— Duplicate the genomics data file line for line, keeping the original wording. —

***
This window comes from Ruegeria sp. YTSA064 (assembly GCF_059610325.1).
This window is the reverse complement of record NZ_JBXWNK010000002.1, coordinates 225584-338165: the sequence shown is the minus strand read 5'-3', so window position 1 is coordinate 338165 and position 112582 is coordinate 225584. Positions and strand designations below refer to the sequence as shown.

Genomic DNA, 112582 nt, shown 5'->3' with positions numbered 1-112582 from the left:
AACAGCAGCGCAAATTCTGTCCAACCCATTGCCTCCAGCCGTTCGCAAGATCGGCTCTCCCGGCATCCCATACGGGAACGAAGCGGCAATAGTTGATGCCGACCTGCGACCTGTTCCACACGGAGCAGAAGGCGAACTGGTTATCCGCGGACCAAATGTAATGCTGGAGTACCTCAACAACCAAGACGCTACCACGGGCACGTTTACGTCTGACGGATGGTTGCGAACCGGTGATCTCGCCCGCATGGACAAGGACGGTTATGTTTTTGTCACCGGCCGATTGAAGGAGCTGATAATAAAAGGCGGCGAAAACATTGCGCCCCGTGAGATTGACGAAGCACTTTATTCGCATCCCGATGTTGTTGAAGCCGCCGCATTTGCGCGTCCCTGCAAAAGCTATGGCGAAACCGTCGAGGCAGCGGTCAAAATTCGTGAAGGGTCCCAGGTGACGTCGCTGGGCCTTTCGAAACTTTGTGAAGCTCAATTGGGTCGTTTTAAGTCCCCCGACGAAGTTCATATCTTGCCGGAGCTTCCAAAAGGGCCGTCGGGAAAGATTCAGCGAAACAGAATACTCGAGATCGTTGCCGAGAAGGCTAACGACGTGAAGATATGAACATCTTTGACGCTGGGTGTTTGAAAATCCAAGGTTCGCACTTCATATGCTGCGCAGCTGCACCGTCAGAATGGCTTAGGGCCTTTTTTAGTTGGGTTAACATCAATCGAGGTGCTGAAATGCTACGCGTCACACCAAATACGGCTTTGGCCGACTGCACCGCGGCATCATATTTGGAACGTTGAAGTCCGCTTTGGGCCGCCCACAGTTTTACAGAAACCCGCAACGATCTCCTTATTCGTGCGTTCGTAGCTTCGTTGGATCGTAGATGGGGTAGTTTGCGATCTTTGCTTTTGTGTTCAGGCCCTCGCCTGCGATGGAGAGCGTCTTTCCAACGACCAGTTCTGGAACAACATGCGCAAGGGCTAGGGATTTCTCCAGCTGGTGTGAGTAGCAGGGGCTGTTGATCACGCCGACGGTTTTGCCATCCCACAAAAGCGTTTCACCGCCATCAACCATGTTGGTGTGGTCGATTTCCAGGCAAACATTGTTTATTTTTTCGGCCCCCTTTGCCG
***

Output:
This window comes from Ruegeria sp. YTSA064 (assembly GCF_059610325.1).
This window is the reverse complement of record NZ_JBXWNK010000002.1, coordinates 225584-338165: the sequence shown is the minus strand read 5'-3', so window position 1 is coordinate 338165 and position 112582 is coordinate 225584. Positions and strand designations below refer to the sequence as shown.

Genomic DNA, 112582 nt, shown 5'->3' with positions numbered 1-112582 from the left:
AACAGCAGCGCAAATTCTGTCCAACCCATTGCCTCCAGCCGTTCGCAAGATCGGCTCTCCCGGCATCCCATACGGGAACGAAGCGGCAATAGTTGATGCCGACCTGCGACCTGTTCCACACGGAGCAGAAGGCGAACTGGTTATCCGCGGACCAAATGTAATGCTGGAGTACCTCAACAACCAAGACGCTACCACGGGCACGTTTACGTCTGACGGATGGTTGCGAACCGGTGATCTCGCCCGCATGGACAAGGACGGTTATGTTTTTGTCACCGGCCGATTGAAGGAGCTGATAATAAAAGGCGGCGAAAACATTGCGCCCCGTGAGATTGACGAAGCACTTTATTCGCATCCCGATGTTGTTGAAGCCGCCGCATTTGCGCGTCCCTGCAAAAGCTATGGCGAAACCGTCGAGGCAGCGGTCAAAATTCGTGAAGGGTCCCAGGTGACGTCGCTGGGCCTTTCGAAACTTTGTGAAGCTCAATTGGGTCGTTTTAAGTCCCCCGACGAAGTTCATATCTTGCCGGAGCTTCCAAAAGGGCCGTCGGGAAAGATTCAGCGAAACAGAATACTCGAGATCGTTGCCGAGAAGGCTAACGACGTGAAGATATGAACATCTTTGACGCTGGGTGTTTGAAAATCCAAGGTTCGCACTTCATATGCTGCGCAGCTGCACCGTCAGAATGGCTTAGGGCCTTTTTTAGTTGGGTTAACATCAATCGAGGTGCTGAAATGCTACGCGTCACACCAAATACGGCTTTGGCCGACTGCACCGCGGCATCATATTTGGAACGTTGAAGTCCGCTTTGGGCCGCCCACAGTTTTACAGAAACCCGCAACGATCTCCTTATTCGTGCGTTCGTAGCTTCGTTGGATCGTAGATGGGGTAGTTTGCGATCTTTGCTTTTGTGTTCAGGCCCTCGCCTGCGATGGAGAGCGTCTTTCCAACGACCAGTTCTGGAACAACATGCGCAAGGGCTAGGGATTTCTCCAGCTGGTGTGAGTAGCAGGGGCTGTTGATCACGCCGACGGTTTTGCCATCCCACAAAAGCGTTTCACCGCCATCAACCATGTTGGTGTGGTCGATTTCCAGGCAAACATTGTTTATTTTTTCGGCCCCCTTTGCCG